Two South American countries will meet for a place in the World Cup quarterfinals at the famed Maracanã on Saturday, but the similarities end there for Colombia and Uruguay.

It's hard to think of two teams that progressed to the Round of 16 in more contrasting manners. While Colombia thrilled with its high-octane attacking play, the Uruguay team required all its battle-hardened nous and unbreakable determination. And a clash of styles it most certainly will be.

There's an argument that Colombia has been the most impressive at this World Cup through the group stage. Maximum points from three games is particularly praise-worthy for a country that hasn’t been to a World Cup in 16 years, has one of the most inexperienced squads, and lost its star player to injury before the tournament.

The absence of prolific striker Radamel Falcao has been overcome, spectacularly. Having played a front two throughout qualifying, the loss of Falcao persuaded Argentine coach José Pékerman to switch to just a single-striker formation and move James Rodríguez in from the left flank. Handing Falcao’s Monaco teammate the creative reins of the team in the No. 10 role has proved a masterstroke. Rodríguez has scored a goal in each match as well as setting up a host of chances for teammates. Pace down the flanks has also been a key factor in making Colombia’s attacking play so devastating for opponents. Juan Cuadrado has excelled, although Víctor Ibarbo on the left has thus far been more hit and miss.

Indeed, the scary fact for Uruguay is that Colombia could yet get better. Teófilo Gutiérrez has been far from clinical in the line striking role and could find his place under threat from Adrián Ramos or Jackson Martínez, who both impressed with their opportunities against Japan.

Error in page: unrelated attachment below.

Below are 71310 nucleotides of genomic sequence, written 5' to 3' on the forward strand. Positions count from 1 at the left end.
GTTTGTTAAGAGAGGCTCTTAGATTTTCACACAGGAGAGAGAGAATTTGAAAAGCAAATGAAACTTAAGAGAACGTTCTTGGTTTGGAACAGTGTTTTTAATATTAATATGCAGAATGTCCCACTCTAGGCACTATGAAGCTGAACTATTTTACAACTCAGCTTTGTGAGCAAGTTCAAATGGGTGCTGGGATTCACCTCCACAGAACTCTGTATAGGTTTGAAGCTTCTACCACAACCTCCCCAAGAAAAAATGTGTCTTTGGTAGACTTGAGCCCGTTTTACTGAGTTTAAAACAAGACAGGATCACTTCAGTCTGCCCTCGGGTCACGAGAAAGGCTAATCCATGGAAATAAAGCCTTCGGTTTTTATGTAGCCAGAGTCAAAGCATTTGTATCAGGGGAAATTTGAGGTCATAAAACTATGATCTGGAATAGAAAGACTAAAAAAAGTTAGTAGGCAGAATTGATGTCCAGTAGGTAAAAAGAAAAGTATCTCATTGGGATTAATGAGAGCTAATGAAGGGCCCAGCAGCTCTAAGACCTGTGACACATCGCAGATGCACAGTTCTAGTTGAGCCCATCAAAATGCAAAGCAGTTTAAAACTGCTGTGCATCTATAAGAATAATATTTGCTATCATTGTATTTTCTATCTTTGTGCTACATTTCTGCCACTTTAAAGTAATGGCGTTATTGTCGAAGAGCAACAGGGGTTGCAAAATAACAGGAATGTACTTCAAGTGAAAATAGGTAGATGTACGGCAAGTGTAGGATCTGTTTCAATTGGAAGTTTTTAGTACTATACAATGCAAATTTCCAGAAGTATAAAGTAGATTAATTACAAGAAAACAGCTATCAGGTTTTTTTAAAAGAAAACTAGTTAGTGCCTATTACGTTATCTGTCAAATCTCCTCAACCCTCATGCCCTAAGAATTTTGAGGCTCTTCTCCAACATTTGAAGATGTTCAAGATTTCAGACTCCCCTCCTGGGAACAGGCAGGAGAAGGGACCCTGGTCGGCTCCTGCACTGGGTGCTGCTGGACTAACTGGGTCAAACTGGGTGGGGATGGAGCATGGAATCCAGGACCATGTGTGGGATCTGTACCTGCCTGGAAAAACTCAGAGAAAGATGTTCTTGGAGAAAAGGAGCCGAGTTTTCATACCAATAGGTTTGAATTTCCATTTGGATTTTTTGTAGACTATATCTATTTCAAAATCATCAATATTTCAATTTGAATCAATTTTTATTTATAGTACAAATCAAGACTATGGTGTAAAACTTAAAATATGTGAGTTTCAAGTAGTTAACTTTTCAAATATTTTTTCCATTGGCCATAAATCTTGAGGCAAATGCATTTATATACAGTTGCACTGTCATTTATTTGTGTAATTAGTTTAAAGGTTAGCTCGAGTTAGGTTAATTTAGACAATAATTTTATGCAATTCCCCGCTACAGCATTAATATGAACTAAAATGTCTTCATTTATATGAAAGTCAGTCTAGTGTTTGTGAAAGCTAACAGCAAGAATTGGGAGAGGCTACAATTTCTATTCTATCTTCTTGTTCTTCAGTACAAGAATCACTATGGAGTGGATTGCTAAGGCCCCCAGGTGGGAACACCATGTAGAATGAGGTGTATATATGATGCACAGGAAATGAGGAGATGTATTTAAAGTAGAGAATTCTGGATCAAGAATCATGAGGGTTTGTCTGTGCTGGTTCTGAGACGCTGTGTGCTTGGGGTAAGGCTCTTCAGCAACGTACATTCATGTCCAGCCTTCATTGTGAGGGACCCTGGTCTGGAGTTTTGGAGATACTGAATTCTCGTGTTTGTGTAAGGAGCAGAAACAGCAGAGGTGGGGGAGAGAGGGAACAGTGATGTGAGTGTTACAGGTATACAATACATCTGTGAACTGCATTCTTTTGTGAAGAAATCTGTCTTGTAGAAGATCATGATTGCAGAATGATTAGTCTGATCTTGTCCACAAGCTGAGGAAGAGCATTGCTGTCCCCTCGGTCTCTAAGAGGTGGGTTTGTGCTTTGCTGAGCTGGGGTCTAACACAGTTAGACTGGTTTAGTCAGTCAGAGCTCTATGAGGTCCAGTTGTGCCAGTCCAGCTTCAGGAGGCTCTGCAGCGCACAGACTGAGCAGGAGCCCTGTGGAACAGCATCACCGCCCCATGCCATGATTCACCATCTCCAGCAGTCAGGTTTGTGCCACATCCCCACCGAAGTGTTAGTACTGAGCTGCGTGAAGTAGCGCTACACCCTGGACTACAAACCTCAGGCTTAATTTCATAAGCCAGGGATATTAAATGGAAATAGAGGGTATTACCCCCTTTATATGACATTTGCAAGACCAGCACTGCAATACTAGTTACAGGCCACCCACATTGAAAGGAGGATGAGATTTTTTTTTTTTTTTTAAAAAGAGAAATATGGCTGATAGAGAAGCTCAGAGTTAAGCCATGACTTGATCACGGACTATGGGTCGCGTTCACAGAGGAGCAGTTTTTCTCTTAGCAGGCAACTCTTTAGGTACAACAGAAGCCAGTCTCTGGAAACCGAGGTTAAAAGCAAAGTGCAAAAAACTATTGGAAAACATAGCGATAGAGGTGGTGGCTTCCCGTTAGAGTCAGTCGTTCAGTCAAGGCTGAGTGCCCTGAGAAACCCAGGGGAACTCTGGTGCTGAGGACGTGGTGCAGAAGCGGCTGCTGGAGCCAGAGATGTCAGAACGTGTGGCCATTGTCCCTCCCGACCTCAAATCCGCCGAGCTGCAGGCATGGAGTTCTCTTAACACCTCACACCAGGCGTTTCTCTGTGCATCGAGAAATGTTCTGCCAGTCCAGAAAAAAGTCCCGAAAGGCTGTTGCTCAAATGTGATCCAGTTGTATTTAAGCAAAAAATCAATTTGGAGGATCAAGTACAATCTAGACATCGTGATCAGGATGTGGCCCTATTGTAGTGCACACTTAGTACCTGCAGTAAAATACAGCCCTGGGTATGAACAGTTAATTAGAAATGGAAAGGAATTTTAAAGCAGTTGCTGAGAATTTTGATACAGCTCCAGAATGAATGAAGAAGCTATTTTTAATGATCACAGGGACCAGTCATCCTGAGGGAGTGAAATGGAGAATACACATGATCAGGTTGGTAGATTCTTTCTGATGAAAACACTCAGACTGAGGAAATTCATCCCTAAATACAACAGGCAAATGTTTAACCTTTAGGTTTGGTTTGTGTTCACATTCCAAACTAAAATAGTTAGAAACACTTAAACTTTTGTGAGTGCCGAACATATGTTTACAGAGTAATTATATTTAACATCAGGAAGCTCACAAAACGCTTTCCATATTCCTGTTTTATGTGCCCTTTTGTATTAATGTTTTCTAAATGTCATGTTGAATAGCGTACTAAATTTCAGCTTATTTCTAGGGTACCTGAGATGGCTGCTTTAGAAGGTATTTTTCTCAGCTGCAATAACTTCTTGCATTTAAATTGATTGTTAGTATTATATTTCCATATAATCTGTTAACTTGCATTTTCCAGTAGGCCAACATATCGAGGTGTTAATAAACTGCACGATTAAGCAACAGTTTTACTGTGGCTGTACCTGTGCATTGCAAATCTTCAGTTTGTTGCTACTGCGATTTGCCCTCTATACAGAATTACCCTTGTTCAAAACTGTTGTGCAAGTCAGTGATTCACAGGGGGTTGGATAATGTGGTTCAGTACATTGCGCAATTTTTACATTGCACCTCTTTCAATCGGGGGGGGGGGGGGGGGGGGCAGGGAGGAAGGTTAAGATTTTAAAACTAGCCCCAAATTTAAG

Crucial so far has been that Colombia’s problematic defense has held up to inspection. Mario Yepes, the team’s 38-year-old captain, has impressed thus far and there has been good protection in midfield.

Of course, it's a collection of defenders who surely smiled broadly when it was announced by FIFA on Thursday that Luis Suárez would be banned for the match, and, of course, far beyond. Uruguay is certainly a different proposition with one of the world’s great players leading their attack, as they showed when Suárez got both goals in a 2-1 victory over England after the team’s best performance of the World Cup to date.

But the loss of Suárez will only intensify this team’s garra charrúa, a principle of guts and ferocious fighting spirit that has long been associated with Uruguay. Suárez took it too far, but his teammates showed garra charrúa in spades against Italy. With Uruguay needing to win, it was an ugly, tetchy game. Italy looked to be successfully frustrating Uruguay en route to grinding out a goalless draw to progress. Then up popped Diego Godín, a man who has epitomized garra charrúa for both club, Atlético Madrid, and country, to power in a late header.

Uruguay looked out for the count after a dismal opening defeat against Costa Rica, a team that had been allowed to grow old together and now had little left in the tank. Instead they defied the odds once more with back-to-back wins. The old hands will relish doing it again against their raw opponents about whom everyone is raving.


Especially without Suárez, if Uruguay does win, it's unlikely to be pretty. The loss of Suárez can be overcome, but it presents a problem for coach Óscar Wáshington Tabárez. Diego Forlán started the opening game against Costa Rica alongside Edinson Cavani, leading Uruguay to be far too predictable. The pace of Suárez in behind allowed the hard-working Cavani to drop deep into midfield, something the 35-year-old Forlán may now do.

Pitbull-like midfielder Arévalo Rios could make it an uncomfortable day for Rodríguez, but if Uruguay again goes with a narrow midfield, there will be opportunities for Cuadrado and Ibarbo to exploit Uruguay’s questionable full-backs. Colombia will hope to make it a game where ability is the deciding factor, yet to do that they will need to match Uruguay’s intensity and, crucially, keep their feet on the ground after the exhilarating way in which they have progressed to this stage.

Prediction: Colombia 2-1 Uruguay

Betting odds (

Regulation time: 

Colombia win: 10/11

Uruguay: 3/1

Draw: 13/5

To progress:

Colombia: 10/21

Uruguay: 8/5

When and where: The 2014 World Cup Round of 16 match will kick off from the Maracanã in Rio de Janeiro at 4 p.m. ET. Coverage will be provided by ABC.